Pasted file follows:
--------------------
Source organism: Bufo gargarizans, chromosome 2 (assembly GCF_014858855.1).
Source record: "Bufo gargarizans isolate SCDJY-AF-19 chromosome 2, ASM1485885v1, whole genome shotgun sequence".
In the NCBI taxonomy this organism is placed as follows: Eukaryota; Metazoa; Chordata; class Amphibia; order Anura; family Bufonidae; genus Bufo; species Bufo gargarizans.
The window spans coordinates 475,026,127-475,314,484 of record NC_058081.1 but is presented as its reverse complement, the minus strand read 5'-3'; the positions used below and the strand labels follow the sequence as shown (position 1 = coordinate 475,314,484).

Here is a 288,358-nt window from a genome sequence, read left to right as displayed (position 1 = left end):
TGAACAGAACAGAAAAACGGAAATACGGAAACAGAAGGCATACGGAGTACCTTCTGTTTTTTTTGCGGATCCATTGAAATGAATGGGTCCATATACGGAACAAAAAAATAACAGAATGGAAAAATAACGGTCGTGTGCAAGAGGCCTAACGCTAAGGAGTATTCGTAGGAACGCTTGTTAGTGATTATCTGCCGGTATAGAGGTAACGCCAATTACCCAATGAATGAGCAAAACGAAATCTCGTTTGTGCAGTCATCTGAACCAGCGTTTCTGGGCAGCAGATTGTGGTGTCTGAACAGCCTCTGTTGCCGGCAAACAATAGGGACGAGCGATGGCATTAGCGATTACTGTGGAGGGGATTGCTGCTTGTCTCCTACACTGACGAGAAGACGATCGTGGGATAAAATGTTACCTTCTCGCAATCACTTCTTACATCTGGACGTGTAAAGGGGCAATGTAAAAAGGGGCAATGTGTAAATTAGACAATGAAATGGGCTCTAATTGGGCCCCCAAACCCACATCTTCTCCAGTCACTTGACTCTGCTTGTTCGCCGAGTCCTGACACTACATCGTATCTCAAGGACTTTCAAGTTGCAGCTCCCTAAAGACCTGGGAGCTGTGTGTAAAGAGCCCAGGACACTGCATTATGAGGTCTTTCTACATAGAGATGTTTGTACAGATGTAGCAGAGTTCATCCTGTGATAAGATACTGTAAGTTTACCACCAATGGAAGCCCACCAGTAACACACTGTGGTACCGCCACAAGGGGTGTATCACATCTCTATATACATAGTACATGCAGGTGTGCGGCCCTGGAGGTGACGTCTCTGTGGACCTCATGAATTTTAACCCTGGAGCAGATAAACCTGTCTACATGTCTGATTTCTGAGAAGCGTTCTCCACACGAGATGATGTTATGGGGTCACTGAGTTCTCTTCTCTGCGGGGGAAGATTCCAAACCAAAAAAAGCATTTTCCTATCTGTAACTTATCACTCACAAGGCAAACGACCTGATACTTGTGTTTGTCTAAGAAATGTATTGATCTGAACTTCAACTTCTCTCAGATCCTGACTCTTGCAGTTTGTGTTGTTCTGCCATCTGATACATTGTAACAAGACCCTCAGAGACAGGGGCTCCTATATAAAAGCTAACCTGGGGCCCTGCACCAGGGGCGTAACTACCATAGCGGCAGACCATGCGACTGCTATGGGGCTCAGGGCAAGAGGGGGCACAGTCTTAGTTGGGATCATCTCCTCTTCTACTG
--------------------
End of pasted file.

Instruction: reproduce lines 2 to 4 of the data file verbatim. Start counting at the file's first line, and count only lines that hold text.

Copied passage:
Source record: "Bufo gargarizans isolate SCDJY-AF-19 chromosome 2, ASM1485885v1, whole genome shotgun sequence".
In the NCBI taxonomy this organism is placed as follows: Eukaryota; Metazoa; Chordata; class Amphibia; order Anura; family Bufonidae; genus Bufo; species Bufo gargarizans.
The window spans coordinates 475,026,127-475,314,484 of record NC_058081.1 but is presented as its reverse complement, the minus strand read 5'-3'; the positions used below and the strand labels follow the sequence as shown (position 1 = coordinate 475,314,484).